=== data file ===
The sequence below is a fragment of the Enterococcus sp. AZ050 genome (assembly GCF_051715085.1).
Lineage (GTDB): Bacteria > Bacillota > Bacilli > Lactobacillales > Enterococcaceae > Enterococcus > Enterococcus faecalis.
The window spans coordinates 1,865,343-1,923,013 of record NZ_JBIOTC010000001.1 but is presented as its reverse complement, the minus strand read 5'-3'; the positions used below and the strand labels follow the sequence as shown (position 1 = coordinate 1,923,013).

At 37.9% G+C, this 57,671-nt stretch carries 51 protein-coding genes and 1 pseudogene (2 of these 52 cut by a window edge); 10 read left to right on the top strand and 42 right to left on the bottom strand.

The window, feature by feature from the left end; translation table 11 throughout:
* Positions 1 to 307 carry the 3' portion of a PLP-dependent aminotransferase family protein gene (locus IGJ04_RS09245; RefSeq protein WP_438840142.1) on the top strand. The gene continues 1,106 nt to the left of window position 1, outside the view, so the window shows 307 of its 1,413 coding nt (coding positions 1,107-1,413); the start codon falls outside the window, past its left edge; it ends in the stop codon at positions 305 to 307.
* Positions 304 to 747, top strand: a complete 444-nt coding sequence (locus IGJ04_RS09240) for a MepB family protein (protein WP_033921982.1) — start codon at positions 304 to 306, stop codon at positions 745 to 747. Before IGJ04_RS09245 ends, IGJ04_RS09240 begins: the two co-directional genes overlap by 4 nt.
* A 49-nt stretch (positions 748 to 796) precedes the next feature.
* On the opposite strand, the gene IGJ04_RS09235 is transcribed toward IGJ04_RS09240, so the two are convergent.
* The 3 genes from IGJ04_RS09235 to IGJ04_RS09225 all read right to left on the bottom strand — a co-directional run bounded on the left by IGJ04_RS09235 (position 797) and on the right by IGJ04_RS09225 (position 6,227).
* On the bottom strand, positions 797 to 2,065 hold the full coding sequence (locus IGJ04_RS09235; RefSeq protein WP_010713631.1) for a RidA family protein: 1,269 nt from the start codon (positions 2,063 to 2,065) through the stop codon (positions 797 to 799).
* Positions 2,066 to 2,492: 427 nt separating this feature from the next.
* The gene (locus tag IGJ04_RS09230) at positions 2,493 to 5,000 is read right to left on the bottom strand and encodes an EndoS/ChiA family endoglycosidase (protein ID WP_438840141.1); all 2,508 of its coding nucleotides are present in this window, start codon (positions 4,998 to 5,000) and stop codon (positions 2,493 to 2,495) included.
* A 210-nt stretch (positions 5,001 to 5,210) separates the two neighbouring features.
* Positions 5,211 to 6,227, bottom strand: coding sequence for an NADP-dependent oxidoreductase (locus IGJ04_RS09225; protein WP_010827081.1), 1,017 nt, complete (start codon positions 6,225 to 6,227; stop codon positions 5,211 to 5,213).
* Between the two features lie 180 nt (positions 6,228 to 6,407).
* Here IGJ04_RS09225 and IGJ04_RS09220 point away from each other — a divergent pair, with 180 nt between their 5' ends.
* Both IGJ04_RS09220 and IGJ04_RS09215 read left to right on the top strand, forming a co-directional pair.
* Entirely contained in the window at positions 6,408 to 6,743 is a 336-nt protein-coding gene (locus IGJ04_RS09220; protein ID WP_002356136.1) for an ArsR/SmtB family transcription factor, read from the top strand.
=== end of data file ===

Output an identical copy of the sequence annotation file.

The sequence below is a fragment of the Enterococcus sp. AZ050 genome (assembly GCF_051715085.1).
Lineage (GTDB): Bacteria > Bacillota > Bacilli > Lactobacillales > Enterococcaceae > Enterococcus > Enterococcus faecalis.
The window spans coordinates 1,865,343-1,923,013 of record NZ_JBIOTC010000001.1 but is presented as its reverse complement, the minus strand read 5'-3'; the positions used below and the strand labels follow the sequence as shown (position 1 = coordinate 1,923,013).

At 37.9% G+C, this 57,671-nt stretch carries 51 protein-coding genes and 1 pseudogene (2 of these 52 cut by a window edge); 10 read left to right on the top strand and 42 right to left on the bottom strand.

The window, feature by feature from the left end; translation table 11 throughout:
* Positions 1 to 307 carry the 3' portion of a PLP-dependent aminotransferase family protein gene (locus IGJ04_RS09245; RefSeq protein WP_438840142.1) on the top strand. The gene continues 1,106 nt to the left of window position 1, outside the view, so the window shows 307 of its 1,413 coding nt (coding positions 1,107-1,413); the start codon falls outside the window, past its left edge; it ends in the stop codon at positions 305 to 307.
* Positions 304 to 747, top strand: a complete 444-nt coding sequence (locus IGJ04_RS09240) for a MepB family protein (protein WP_033921982.1) — start codon at positions 304 to 306, stop codon at positions 745 to 747. Before IGJ04_RS09245 ends, IGJ04_RS09240 begins: the two co-directional genes overlap by 4 nt.
* A 49-nt stretch (positions 748 to 796) precedes the next feature.
* On the opposite strand, the gene IGJ04_RS09235 is transcribed toward IGJ04_RS09240, so the two are convergent.
* The 3 genes from IGJ04_RS09235 to IGJ04_RS09225 all read right to left on the bottom strand — a co-directional run bounded on the left by IGJ04_RS09235 (position 797) and on the right by IGJ04_RS09225 (position 6,227).
* On the bottom strand, positions 797 to 2,065 hold the full coding sequence (locus IGJ04_RS09235; RefSeq protein WP_010713631.1) for a RidA family protein: 1,269 nt from the start codon (positions 2,063 to 2,065) through the stop codon (positions 797 to 799).
* Positions 2,066 to 2,492: 427 nt separating this feature from the next.
* The gene (locus tag IGJ04_RS09230) at positions 2,493 to 5,000 is read right to left on the bottom strand and encodes an EndoS/ChiA family endoglycosidase (protein ID WP_438840141.1); all 2,508 of its coding nucleotides are present in this window, start codon (positions 4,998 to 5,000) and stop codon (positions 2,493 to 2,495) included.
* A 210-nt stretch (positions 5,001 to 5,210) separates the two neighbouring features.
* Positions 5,211 to 6,227, bottom strand: coding sequence for an NADP-dependent oxidoreductase (locus IGJ04_RS09225; protein WP_010827081.1), 1,017 nt, complete (start codon positions 6,225 to 6,227; stop codon positions 5,211 to 5,213).
* Between the two features lie 180 nt (positions 6,228 to 6,407).
* Here IGJ04_RS09225 and IGJ04_RS09220 point away from each other — a divergent pair, with 180 nt between their 5' ends.
* Both IGJ04_RS09220 and IGJ04_RS09215 read left to right on the top strand, forming a co-directional pair.
* Entirely contained in the window at positions 6,408 to 6,743 is a 336-nt protein-coding gene (locus IGJ04_RS09220; protein ID WP_002356136.1) for an ArsR/SmtB family transcription factor, read from the top strand.